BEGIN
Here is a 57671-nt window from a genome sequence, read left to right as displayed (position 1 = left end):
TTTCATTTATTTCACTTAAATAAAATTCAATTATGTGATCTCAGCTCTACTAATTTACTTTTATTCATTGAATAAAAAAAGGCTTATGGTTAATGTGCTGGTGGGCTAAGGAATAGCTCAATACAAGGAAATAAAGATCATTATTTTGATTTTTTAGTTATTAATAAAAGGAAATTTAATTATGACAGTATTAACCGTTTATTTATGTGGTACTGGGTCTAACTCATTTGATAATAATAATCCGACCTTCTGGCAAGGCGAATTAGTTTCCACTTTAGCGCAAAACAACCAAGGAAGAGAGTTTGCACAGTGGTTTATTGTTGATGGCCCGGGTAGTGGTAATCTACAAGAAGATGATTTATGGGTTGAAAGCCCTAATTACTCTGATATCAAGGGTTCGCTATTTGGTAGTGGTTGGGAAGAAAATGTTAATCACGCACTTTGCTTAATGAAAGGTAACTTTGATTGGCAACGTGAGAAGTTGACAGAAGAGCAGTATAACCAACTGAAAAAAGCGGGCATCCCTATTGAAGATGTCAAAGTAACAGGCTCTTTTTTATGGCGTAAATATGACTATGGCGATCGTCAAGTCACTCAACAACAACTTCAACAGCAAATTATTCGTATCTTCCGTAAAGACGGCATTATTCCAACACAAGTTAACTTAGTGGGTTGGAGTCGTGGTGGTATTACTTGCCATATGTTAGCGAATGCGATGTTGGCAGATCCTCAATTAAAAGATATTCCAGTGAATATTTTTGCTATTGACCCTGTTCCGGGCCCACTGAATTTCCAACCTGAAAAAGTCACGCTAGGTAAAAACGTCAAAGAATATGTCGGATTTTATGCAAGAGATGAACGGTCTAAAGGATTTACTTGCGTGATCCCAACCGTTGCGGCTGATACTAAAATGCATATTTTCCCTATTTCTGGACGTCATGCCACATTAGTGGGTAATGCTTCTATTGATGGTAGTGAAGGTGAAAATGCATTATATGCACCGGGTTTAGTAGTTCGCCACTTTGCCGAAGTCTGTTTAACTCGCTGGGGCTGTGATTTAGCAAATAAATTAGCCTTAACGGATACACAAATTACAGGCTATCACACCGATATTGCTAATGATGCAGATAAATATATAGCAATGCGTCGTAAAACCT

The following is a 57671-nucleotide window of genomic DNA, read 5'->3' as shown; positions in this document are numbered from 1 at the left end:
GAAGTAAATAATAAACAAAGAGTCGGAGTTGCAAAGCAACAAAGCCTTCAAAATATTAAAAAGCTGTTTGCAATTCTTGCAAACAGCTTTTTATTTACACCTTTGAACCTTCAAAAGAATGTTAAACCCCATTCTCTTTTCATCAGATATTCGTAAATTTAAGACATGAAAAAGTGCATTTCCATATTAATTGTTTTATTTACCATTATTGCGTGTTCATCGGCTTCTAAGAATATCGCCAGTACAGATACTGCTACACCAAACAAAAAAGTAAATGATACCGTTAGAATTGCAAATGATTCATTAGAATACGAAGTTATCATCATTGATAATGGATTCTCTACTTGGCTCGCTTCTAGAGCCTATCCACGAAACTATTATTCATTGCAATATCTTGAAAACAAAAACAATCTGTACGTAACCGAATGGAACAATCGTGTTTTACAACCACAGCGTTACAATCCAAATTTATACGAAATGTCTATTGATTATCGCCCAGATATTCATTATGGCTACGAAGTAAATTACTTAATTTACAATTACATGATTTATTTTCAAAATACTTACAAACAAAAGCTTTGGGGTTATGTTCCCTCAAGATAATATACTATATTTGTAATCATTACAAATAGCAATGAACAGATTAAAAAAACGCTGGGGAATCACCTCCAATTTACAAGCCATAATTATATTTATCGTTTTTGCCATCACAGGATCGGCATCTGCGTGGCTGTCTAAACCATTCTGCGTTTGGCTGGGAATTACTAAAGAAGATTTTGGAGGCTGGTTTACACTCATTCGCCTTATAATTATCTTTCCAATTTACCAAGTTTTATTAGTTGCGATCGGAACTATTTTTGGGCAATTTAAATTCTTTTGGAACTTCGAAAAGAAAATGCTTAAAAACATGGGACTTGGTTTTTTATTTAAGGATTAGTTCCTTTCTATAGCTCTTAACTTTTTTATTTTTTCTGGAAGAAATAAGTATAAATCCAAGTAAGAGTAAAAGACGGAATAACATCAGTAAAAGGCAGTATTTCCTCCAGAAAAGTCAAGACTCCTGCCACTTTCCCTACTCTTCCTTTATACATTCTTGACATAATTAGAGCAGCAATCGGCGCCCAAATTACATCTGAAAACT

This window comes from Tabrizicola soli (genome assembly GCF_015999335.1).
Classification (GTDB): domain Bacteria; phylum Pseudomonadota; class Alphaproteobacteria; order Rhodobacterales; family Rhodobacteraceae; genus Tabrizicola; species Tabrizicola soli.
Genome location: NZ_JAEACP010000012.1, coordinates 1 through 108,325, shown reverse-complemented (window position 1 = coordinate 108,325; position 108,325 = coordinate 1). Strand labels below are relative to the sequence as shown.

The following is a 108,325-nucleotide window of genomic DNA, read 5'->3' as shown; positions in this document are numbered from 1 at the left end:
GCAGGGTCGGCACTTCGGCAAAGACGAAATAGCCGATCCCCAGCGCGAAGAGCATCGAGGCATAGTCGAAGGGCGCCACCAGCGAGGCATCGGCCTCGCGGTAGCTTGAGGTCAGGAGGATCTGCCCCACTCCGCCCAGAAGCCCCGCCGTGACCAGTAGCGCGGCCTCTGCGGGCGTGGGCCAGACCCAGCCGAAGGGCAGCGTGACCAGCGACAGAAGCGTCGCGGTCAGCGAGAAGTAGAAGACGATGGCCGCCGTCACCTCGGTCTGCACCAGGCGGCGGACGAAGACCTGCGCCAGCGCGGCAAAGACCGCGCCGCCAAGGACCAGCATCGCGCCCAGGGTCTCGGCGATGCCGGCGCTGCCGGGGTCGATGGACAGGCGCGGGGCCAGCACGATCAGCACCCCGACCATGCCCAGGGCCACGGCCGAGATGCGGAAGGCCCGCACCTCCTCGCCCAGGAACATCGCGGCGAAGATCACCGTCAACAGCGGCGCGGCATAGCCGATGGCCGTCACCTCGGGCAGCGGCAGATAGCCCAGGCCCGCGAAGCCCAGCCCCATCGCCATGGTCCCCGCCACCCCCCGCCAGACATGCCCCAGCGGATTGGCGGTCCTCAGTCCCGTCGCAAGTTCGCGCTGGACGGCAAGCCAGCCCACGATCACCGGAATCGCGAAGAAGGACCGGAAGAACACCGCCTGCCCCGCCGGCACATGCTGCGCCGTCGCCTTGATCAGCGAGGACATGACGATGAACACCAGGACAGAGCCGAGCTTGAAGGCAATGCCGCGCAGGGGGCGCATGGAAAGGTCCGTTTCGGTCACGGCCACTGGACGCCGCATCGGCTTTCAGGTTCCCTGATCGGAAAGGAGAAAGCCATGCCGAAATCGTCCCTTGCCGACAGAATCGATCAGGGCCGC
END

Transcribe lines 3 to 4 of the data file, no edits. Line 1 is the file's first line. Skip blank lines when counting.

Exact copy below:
The following is a 57671-nucleotide window of genomic DNA, read 5'->3' as shown; positions in this document are numbered from 1 at the left end:
GAAGTAAATAATAAACAAAGAGTCGGAGTTGCAAAGCAACAAAGCCTTCAAAATATTAAAAAGCTGTTTGCAATTCTTGCAAACAGCTTTTTATTTACACCTTTGAACCTTCAAAAGAATGTTAAACCCCATTCTCTTTTCATCAGATATTCGTAAATTTAAGACATGAAAAAGTGCATTTCCATATTAATTGTTTTATTTACCATTATTGCGTGTTCATCGGCTTCTAAGAATATCGCCAGTACAGATACTGCTACACCAAACAAAAAAGTAAATGATACCGTTAGAATTGCAAATGATTCATTAGAATACGAAGTTATCATCATTGATAATGGATTCTCTACTTGGCTCGCTTCTAGAGCCTATCCACGAAACTATTATTCATTGCAATATCTTGAAAACAAAAACAATCTGTACGTAACCGAATGGAACAATCGTGTTTTACAACCACAGCGTTACAATCCAAATTTATACGAAATGTCTATTGATTATCGCCCAGATATTCATTATGGCTACGAAGTAAATTACTTAATTTACAATTACATGATTTATTTTCAAAATACTTACAAACAAAAGCTTTGGGGTTATGTTCCCTCAAGATAATATACTATATTTGTAATCATTACAAATAGCAATGAACAGATTAAAAAAACGCTGGGGAATCACCTCCAATTTACAAGCCATAATTATATTTATCGTTTTTGCCATCACAGGATCGGCATCTGCGTGGCTGTCTAAACCATTCTGCGTTTGGCTGGGAATTACTAAAGAAGATTTTGGAGGCTGGTTTACACTCATTCGCCTTATAATTATCTTTCCAATTTACCAAGTTTTATTAGTTGCGATCGGAACTATTTTTGGGCAATTTAAATTCTTTTGGAACTTCGAAAAGAAAATGCTTAAAAACATGGGACTTGGTTTTTTATTTAAGGATTAGTTCCTTTCTATAGCTCTTAACTTTTTTATTTTTTCTGGAAGAAATAAGTATAAATCCAAGTAAGAGTAAAAGACGGAATAACATCAGTAAAAGGCAGTATTTCCTCCAGAAAAGTCAAGACTCCTGCCACTTTCCCTACTCTTCCTTTATACATTCTTGACATAATTAGAGCAGCAATCGGCGCCCAAATTACATCTGAAAACT